The Next Iron Chef Episode 6: Chef Marc Forgione on Pressure and Pressure Cookers

The chefs are challenged to transform the old school 24-hour Vegas buffet: "The Chairman wants you to razzle dazzle Sin City with your modern version." — Alton Brown

Competitor and native New Yorker Marc Forgione walks us through what happened in Vegas in this latest nail-biter of an ep of The Next Iron Chef. Threatened with a double elimination at the outset, chef Forgione was sweating it out with three of his fellow chefs until the very last minute.

This show is set in Vegas. What’s your opinion about Sin City and opportunities for restaurateurs? Do you aspire to open Marc Forgione LV?

I don’t know if I would ever open a Marc Forgione in Vegas. We have plans for Marc Forgione restaurant expansion, but New York is my home base. However…if anyone is out there reading this, I have always been interested in having some type of restaurant in Vegas.  Vegas is an amusement park for adults, where everything is bigger and fancier. When people go to Vegas they want to be wowed and spend money. It is for that reason that Vegas is a chef’s dream — you can cook with exotic ingredients and take the word “fine dining” to the extreme.

For your first challenge, Jean-Philippe Maury is your judge. He’s a MOF. Did you see Kings of Pastry? Maury strikes me as the quintessential French chef, especially with his razz of Canora’s dessert. Were you intimidated by him as a judge?

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Top Chef Just Desserts Episode 3: Half-Baked Sale

Chef Michael Laiskonis admits he was nervous about baking a cake for the great Sylvia Weinstock.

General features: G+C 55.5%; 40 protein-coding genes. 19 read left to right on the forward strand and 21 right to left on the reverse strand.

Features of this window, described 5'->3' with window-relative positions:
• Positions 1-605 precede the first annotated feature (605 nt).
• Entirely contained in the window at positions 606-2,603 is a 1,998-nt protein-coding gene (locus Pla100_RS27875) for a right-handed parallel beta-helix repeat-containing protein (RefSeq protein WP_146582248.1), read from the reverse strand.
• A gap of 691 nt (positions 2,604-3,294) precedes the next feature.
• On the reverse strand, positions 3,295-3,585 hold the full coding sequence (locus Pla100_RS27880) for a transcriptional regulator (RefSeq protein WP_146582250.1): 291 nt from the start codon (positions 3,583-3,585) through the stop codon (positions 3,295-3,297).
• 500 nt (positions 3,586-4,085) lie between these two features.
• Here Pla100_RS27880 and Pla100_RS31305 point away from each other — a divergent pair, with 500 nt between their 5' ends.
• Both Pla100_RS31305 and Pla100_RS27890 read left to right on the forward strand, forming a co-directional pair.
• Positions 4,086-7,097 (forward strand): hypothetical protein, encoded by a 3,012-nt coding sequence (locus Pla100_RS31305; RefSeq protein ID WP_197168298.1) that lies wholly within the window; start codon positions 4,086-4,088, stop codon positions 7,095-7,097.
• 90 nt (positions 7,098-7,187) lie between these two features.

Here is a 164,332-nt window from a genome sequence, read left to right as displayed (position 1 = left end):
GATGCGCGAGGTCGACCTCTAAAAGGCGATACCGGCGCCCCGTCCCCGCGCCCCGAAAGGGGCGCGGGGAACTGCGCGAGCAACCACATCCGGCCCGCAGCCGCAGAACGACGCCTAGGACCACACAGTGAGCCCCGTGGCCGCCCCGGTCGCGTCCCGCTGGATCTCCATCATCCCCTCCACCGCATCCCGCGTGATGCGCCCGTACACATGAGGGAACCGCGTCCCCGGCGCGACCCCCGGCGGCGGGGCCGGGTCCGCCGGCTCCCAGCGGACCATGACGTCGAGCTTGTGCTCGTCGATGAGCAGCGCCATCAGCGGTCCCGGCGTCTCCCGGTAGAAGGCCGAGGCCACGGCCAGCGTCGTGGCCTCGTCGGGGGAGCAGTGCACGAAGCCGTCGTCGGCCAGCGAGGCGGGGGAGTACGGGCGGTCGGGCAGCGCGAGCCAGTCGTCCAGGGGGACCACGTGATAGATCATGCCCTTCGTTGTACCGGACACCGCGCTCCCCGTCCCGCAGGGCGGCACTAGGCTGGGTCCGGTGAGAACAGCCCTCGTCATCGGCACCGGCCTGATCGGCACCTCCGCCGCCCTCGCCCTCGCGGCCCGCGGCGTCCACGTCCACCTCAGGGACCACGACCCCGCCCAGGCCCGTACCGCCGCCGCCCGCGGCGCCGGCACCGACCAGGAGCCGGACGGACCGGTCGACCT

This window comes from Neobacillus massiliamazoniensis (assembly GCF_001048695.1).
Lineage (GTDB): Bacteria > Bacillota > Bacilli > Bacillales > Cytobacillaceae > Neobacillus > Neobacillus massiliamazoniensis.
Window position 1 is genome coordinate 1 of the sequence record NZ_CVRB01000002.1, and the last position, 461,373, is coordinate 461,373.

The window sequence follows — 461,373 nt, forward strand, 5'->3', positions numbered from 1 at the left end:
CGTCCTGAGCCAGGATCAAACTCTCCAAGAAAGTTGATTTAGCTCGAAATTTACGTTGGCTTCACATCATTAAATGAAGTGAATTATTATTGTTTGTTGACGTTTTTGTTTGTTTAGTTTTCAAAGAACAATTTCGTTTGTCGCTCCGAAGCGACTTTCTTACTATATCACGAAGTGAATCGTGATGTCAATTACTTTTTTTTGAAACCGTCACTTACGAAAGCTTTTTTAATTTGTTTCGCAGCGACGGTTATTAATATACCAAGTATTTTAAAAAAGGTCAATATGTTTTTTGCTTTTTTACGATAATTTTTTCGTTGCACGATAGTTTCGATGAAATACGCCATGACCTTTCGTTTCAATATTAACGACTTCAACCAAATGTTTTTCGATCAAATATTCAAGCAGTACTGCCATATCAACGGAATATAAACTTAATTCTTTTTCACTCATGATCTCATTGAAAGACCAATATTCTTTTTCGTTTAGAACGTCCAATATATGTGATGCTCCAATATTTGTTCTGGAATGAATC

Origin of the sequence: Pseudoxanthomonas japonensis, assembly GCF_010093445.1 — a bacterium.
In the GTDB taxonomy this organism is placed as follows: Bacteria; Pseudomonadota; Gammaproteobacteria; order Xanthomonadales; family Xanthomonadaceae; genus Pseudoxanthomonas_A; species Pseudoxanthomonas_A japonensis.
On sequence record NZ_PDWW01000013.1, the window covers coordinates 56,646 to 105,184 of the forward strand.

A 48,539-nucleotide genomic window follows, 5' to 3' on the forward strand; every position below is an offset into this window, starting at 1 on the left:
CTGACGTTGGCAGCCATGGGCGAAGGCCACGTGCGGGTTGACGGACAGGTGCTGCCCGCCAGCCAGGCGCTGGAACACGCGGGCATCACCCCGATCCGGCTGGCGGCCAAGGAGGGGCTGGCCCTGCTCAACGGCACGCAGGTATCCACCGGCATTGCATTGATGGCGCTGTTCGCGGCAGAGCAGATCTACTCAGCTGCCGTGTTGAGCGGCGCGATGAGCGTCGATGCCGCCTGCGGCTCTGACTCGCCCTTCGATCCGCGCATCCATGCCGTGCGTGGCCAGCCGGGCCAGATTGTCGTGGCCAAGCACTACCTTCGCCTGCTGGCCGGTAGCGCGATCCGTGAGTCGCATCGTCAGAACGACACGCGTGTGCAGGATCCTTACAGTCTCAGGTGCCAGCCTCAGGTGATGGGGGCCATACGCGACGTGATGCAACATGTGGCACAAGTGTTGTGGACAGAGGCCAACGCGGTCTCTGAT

The situation on TCJD gets stickier and stickier every week, due to the increasing pressure and clashing personalities of the pastry pros. Thankfully, renowned pastry chef Michael Laiskonis is back to help us navigate what went right and wrong with everything from this week’s wedding cakes to one cheftestant’s dry cupcakes.

My first question tonight is not entirely related to TCJD, BUT I just saw Kings of Pastry and — WOW! Seeing this competition certainly puts TCJD into perspective (insofar as it has NOTHING on the Meilleurs Ouvriers de France). Did you see the film?

I did, of course, get a chance to see the inspiring Kings of Pastry documentary and I’d like to think its theme of intensity, discipline, and quest for perfection is something that will resonate beyond an audience of just pastry chefs. Being awarded the MOF (literally translated, “Best Craftsman of France”) represents the sum total of a candidate’s life work and training, so it is serious business. The judging is ridiculously technical, but it’s a jury of peers — a panel of previous winners — so there is a deep sense of community and support there as well. Sadly, it’s the very spirit of camaraderie that unravels by the end of this week’s episode of TCJD. Whatever the venue, the best competitions manage to reveal the true test — how each individual overcomes his or her own self-imposed obstacles.

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